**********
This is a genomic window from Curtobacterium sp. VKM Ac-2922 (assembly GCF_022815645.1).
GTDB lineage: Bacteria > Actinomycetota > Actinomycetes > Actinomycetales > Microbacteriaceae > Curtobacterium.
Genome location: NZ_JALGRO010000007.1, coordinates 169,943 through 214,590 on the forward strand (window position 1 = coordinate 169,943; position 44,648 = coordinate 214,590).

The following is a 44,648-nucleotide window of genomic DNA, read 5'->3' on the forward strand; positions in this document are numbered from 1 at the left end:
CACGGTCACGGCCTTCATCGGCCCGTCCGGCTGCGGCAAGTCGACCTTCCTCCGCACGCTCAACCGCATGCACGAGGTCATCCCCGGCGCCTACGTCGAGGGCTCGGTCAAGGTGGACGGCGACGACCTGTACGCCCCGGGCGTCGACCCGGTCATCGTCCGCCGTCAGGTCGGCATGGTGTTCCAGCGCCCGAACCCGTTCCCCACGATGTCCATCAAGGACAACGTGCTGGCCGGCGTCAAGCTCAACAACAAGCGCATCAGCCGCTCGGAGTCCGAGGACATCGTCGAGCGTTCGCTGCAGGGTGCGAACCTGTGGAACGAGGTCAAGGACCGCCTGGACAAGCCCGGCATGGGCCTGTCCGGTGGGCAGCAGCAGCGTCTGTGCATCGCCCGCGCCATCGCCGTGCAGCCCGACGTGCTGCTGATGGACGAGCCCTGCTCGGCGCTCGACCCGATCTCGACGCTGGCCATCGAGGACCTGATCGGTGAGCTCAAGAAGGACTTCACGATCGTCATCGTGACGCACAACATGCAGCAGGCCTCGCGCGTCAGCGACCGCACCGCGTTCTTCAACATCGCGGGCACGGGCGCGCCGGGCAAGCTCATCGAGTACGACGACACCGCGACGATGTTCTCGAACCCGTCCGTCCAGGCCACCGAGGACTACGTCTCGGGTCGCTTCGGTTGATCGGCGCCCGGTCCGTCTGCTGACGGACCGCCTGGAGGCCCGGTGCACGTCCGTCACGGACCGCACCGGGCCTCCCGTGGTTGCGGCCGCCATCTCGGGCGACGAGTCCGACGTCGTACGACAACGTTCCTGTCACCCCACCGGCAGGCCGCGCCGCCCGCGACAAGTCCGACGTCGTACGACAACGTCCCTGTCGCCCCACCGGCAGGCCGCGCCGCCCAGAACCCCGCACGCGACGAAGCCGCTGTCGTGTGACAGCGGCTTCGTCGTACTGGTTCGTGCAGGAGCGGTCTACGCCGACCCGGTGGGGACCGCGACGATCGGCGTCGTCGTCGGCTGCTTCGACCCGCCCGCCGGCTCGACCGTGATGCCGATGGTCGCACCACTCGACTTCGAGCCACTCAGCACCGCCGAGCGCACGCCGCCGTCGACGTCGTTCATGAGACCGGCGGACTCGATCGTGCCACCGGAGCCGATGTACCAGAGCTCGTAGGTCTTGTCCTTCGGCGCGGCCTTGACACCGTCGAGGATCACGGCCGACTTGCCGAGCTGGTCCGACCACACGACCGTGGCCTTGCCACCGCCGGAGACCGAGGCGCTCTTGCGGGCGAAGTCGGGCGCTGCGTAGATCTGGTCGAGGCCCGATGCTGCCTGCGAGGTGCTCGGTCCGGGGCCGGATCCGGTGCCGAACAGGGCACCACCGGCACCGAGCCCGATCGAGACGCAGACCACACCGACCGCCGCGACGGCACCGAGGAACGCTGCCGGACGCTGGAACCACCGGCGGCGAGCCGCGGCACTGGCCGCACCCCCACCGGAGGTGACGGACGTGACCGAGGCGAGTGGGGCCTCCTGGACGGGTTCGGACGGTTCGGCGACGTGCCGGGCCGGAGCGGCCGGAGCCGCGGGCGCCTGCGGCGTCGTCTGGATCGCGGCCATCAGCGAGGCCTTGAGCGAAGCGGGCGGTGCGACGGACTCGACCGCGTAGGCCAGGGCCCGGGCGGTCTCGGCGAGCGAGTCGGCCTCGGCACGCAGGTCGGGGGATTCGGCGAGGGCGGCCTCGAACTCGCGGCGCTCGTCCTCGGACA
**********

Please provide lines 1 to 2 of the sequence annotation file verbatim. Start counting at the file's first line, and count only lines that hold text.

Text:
This is a genomic window from Curtobacterium sp. VKM Ac-2922 (assembly GCF_022815645.1).
GTDB lineage: Bacteria > Actinomycetota > Actinomycetes > Actinomycetales > Microbacteriaceae > Curtobacterium.